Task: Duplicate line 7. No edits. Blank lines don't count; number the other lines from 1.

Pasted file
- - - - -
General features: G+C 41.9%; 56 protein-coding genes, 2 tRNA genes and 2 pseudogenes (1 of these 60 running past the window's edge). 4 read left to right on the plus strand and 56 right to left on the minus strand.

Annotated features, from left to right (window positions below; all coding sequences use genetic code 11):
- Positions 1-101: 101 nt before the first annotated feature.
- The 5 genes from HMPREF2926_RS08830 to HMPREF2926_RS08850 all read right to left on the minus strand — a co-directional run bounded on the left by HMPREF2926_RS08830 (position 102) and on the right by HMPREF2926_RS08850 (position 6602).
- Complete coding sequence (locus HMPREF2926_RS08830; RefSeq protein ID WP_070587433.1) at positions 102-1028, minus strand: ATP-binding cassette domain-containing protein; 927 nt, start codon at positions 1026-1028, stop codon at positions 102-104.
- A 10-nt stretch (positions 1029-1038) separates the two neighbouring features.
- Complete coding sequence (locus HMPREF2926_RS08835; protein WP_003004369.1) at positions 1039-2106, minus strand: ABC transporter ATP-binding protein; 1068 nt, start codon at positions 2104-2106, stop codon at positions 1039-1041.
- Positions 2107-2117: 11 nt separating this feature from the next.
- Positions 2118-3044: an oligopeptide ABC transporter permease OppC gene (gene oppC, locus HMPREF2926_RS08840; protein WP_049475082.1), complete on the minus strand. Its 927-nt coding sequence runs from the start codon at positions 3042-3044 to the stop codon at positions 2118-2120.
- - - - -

- Complete coding sequence (locus HMPREF2926_RS08835; protein WP_003004369.1) at positions 1039-2106, minus strand: ABC transporter ATP-binding protein; 1068 nt, start codon at positions 2104-2106, stop codon at positions 1039-1041.